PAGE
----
Measure from the corner to the end of the unit with ends attached then subtract ½ inch (to allow for wiggle room when installing your new covers.) The endcaps can be pulled or slid ½ inch outward on either end to fit your existing length requirements. Choose 1 Closed or Open-end & 1 flush to wall end cap.
Measure the left side from corner A to corner B (see diagram). Then subtract 3 inches for the 90 degree inside corner, then subtract another ½ inch (to allow for wiggle room when installing your new covers.) Repeat for the right side if also wall to wall. You need to subtract a total of 3½ inches from each side that is wall to wall. Choose your end caps.
Measure the left side from the corner of the wall to the end of the unit with ends caps. Then subtract 3 inches for the 90 degree inside corner, then subtract another ½ inch (to allow for wiggle room when installing your new covers.) Repeat for the right side. You need to subtract a total of 3½ inches from both left and right sides. Choose your end caps.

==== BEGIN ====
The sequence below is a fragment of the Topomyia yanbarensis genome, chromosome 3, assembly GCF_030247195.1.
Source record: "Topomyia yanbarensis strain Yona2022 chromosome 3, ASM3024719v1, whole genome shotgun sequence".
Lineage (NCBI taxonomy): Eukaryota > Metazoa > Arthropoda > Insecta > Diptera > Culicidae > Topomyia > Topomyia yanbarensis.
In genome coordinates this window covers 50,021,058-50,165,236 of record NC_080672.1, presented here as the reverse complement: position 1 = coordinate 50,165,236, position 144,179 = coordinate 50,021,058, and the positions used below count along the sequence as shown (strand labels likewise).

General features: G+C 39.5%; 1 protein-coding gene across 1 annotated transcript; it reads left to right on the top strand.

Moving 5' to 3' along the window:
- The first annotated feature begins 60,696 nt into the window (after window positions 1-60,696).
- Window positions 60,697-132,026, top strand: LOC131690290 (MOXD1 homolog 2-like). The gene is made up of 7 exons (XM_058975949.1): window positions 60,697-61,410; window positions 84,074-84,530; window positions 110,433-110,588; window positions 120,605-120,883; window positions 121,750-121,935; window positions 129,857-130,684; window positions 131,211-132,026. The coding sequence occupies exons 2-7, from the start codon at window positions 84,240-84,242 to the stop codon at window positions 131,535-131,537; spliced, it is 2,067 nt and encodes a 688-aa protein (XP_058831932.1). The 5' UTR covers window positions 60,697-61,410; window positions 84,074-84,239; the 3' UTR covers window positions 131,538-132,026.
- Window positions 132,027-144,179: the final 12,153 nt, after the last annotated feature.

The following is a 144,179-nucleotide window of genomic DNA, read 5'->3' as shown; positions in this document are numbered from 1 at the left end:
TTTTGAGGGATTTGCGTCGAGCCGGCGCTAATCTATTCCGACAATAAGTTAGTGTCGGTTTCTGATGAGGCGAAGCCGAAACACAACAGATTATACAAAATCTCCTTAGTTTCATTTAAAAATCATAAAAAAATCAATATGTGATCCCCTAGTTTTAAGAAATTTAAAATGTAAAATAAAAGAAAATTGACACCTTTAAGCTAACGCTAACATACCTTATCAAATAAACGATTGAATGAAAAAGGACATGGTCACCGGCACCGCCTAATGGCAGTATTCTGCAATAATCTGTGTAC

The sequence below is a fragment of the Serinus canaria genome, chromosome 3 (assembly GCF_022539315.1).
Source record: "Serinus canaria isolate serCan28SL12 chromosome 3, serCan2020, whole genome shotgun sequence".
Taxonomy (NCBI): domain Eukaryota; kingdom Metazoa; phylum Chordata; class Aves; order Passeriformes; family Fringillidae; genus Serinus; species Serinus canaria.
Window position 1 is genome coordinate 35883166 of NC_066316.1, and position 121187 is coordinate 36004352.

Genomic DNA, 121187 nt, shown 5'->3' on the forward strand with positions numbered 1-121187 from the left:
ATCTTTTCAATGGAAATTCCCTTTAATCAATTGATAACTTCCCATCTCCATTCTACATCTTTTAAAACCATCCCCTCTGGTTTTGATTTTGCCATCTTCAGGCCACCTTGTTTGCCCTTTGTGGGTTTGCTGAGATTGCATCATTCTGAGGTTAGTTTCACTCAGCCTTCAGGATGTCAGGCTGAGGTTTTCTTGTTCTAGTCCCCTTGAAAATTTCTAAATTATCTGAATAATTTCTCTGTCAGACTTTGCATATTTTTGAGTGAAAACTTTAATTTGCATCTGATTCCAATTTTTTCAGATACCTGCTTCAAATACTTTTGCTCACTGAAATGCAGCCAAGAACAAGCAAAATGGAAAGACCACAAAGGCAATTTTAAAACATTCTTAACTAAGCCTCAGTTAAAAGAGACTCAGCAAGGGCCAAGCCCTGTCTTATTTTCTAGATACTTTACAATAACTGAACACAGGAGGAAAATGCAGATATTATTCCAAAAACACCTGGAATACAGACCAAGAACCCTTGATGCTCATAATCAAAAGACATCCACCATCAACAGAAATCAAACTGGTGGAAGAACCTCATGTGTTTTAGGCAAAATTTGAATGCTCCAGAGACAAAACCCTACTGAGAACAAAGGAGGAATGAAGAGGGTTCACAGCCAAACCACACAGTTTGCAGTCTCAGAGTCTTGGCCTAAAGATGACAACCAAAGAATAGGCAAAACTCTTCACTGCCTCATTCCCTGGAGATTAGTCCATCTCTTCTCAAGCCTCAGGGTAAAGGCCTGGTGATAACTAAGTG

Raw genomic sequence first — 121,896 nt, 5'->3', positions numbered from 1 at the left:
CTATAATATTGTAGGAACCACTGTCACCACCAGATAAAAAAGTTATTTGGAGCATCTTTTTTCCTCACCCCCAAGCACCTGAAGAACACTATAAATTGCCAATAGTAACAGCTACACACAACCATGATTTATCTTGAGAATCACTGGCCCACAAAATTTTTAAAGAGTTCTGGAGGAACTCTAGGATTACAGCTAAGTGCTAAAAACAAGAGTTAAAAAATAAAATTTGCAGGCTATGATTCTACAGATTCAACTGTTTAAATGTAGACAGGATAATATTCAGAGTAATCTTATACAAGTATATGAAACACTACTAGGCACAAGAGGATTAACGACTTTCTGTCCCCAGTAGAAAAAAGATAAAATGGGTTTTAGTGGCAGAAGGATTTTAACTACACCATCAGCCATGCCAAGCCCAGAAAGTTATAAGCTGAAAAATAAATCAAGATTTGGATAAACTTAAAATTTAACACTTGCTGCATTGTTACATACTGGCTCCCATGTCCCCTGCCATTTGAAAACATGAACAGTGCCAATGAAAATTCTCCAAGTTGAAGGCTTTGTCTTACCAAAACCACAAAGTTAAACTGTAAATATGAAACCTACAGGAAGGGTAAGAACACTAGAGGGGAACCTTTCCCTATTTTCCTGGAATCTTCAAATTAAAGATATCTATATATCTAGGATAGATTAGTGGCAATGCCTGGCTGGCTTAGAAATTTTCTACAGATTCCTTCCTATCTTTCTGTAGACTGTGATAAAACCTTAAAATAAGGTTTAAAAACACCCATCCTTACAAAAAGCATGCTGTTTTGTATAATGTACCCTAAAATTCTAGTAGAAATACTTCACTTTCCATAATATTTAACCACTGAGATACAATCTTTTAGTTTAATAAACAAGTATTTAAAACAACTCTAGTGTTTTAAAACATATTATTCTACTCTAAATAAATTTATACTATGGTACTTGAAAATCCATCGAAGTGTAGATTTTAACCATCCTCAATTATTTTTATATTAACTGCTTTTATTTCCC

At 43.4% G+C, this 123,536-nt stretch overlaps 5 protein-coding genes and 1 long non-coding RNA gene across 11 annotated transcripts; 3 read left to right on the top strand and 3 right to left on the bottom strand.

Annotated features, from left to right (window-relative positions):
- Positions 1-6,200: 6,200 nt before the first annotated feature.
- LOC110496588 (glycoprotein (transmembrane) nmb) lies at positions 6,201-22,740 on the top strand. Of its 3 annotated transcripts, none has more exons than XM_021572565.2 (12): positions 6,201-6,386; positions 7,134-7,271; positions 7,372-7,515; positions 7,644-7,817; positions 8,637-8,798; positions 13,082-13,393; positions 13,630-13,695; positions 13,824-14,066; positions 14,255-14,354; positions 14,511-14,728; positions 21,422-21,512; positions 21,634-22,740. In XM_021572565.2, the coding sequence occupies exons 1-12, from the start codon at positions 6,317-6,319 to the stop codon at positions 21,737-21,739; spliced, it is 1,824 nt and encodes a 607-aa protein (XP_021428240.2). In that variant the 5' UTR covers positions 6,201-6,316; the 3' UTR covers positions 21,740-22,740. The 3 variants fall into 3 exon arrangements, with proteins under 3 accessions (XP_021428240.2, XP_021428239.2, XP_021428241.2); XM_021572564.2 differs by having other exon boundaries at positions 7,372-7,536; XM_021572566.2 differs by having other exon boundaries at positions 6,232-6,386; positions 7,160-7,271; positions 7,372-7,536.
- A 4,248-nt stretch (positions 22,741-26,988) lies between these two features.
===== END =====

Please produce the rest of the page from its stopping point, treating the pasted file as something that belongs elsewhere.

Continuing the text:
L-Shaped outside radiators ending in the middle of the wall:
Measure from outside corner of the wall A to the end of the radiator unit with end caps attached B, then subtract ½" (to allow for wiggle room when installing your new covers.)
Measure from outside corner of the wall to the corner of the wall, then subtract 1/2" (to allow for wiggle room when installing your new covers.)
Left leg - measure from the corner out to the end of the radiator subtract 3" for the corner and ½ (to allow for wiggle room when installing your new covers.)
Center leg - measure from corner to corner and subtract 3" for each corner a total of 6"
Right leg - measure from the corner out to the end of the radiator subtract 3" for the corner and ½" (to allow for wiggle room when installing your new covers.).
We recommend that you order covers a little longer than normal and cut them on site, as there are many opportunities for mistakes in measuring and installation. By cutting on site you can fit and cut to fit. The covers can be cut with a good quality jigsaw and a fine metal cutting blade.
Now that you’ve learned how to measure baseboard heaters,
you’re ready to order.